The woman in black nobly attempts to substitute the gore of countless other dross with the subtle, eerie tension of such films as The Others - and in doing this doesn't exactly disgrace itself, but doesn't raise much of a pulse either.

Competently acted, and I like the idea of a ghost-story that seems to be set in Yorkshire, but really it's all just filler.


That was the one where I wanted to strangle the sound technician for too many jump sounds. It does have nice atmosphere a lot of the time.

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Post Re: Last Movie You Watched
There’s a lot of catching-up to do, not least because I’ve been on a lucky streak of a movie a day recently:

An American Werewolf in London (1981)
Two American students travel through England and, despite of the warnings of the stereotypically hostile and weird locals, wander the moors at night at full moon…
John Landis’s cult movie feels a bit uneven and incomplete. It’s a horror comedy where the horrific and comedic scenes don’t really mix but alternate and it doesn’t have much of a narrative arc. It also doesn’t have a proper ending; it just climaxes with a loud groan, falls to the side and is asleep and snoring in an instant. That being said, ‘An American Werewolf in London’ is quite funny and the transformation scenes are really good. It may be an inconsequential movie, but it is very cute and doesn’t outlast its welcome. 7/10

If … (1968)
Often named one of the best British movies ever made, ‘If…’ is probably best seen as an artefact of its time. Malcolm McDowell, in a star-making performance, plays Mick Travis, a non-conformist student in an English public school He and two other students hate the boarding school’s meaningless traditions and strict discipline and come into conflict with the prefects, who subject the junior students to ritualistic humiliations. Travis and his companions dream of revolution, ending in a spectacular finale.
This is a very blunt, but honest and angry critique of the establishment and must have seemed incendiary and provocative in the year of student revolts in France, Germany and the U.S. ‘If…’ borrows many techniques from French Nouvelle Vague directors, which must have been cutting edge in the late 60ies. 45 years after its release, many aspects of ‘If…’ are not topical anymore, though, and the style is too arty without purpose. The movie is still worth watching for McDowell’s performance alone and I would much prefer it to other movies with a similar set-up, such as ‘Dead Poets’ Society’ etc. 7/10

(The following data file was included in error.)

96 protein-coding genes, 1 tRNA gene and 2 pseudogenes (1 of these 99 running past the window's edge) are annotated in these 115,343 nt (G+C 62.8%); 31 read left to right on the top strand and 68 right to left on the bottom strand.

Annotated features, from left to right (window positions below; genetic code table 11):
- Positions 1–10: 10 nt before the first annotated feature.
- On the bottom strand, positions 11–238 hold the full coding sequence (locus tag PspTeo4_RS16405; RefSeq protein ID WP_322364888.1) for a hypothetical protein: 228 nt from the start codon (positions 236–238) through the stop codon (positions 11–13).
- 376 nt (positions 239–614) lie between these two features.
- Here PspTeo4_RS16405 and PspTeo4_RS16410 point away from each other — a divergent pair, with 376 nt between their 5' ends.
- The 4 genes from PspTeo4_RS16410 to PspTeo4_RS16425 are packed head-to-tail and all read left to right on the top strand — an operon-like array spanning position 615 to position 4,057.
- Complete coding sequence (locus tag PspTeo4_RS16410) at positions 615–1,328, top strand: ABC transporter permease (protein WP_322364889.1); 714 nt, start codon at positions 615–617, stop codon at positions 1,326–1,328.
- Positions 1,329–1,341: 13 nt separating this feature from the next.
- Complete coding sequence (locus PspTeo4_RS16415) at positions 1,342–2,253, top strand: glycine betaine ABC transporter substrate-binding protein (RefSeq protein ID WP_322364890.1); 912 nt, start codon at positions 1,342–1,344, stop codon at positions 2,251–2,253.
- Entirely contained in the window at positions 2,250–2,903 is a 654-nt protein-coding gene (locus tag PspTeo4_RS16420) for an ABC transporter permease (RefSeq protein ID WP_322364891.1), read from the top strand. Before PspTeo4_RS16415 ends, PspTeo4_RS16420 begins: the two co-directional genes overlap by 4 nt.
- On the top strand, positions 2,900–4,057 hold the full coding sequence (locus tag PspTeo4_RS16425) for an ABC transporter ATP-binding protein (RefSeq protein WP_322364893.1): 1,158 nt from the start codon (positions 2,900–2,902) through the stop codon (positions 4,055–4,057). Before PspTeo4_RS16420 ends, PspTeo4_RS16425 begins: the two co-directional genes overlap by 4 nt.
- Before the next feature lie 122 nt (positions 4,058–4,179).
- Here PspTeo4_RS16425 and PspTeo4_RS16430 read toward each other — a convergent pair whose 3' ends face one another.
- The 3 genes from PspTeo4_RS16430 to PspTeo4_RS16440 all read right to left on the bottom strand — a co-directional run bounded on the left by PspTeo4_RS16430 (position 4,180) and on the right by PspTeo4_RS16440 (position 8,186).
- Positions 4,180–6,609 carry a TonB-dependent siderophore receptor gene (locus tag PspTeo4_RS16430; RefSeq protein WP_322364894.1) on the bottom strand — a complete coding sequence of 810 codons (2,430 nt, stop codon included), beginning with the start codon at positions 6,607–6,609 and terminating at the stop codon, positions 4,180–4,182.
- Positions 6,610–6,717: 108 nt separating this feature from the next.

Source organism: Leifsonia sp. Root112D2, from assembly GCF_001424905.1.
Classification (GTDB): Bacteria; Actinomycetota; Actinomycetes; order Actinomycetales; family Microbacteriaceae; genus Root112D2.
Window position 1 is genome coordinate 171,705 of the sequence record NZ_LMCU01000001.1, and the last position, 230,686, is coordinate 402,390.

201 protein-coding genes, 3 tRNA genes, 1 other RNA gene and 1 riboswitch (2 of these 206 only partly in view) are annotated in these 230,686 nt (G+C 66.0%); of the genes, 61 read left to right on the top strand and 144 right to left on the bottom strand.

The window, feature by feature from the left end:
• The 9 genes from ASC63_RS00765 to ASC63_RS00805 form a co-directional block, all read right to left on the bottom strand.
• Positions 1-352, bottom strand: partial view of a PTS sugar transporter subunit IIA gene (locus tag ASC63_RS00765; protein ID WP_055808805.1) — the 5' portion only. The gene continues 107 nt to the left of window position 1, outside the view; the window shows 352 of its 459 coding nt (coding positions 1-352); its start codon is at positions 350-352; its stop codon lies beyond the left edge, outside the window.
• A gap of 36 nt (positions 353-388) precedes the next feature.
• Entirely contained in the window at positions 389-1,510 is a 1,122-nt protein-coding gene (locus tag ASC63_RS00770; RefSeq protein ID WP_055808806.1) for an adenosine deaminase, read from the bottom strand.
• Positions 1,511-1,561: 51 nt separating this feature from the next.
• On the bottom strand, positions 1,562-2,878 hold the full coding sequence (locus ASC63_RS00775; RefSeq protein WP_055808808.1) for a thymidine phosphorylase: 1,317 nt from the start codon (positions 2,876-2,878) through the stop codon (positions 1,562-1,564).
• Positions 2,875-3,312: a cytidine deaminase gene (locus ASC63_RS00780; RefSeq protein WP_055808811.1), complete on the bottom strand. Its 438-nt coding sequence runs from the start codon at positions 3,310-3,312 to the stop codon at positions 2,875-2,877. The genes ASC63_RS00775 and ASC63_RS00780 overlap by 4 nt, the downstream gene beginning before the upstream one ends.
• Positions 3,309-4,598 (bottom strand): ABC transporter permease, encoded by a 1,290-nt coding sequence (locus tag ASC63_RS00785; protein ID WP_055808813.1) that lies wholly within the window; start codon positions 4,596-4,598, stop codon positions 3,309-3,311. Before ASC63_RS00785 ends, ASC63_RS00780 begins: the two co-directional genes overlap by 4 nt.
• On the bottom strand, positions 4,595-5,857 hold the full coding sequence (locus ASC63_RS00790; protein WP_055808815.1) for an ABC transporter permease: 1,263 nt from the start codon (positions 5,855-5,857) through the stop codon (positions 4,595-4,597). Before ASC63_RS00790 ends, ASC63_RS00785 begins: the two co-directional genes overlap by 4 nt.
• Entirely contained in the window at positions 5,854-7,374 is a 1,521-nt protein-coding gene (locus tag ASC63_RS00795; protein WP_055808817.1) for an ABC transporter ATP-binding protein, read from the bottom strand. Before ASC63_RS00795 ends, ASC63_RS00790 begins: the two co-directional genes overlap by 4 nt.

Porco Rosso (1992)
Porco Rosso is a former World War One flying ace, who has been magically transformed into an anthropomorphic pig and survives on the Adriatic Coast of Mussolini-era Italy as an aerial bounty hunter catching pirates. When his red hydroplane is damaged in a dogfight with an American rival, he needs to get it repaired while also avoiding the secret police.
Technically, this anime from Studio Ghibli is up to Hiyao Miyazaki’s high standards although it still falls a little short of his masterpieces ‘My Neighbour Totoro’, ‘Princess Mononoke’ and ‘Spirited Away’. The same can be said about the story of ‘Porco Rosso’, which is all over the place and doesn’t make that much sense. Then again, the movie’s heart is in the right place. (I like the line: “I’ll rather remain a pig than become a fascist.”) And I found the broad comedy funny and the action scenes exciting. Most of all, I liked the fantasy version of pre-WWII Italy, which isn’t even remotely trying to be realistic, but evokes the feeling of movies like ‘Casablanca’. 7/10

The Place beyond the Pines (2012)
Divided into three acts with different protagonists, ‘The Place beyond the Pines’ tells the story of Luke (Ryan Gosling), a stunt motorcyclist who sees no option but to turn to crime to win back and provide for his family, Avery (Bradley Cooper), the son of a powerful judge who has joined the police force instead of opting for a legal or political career, and of their sons, who are both outcasts in a way and affected by the choices made by their fathers.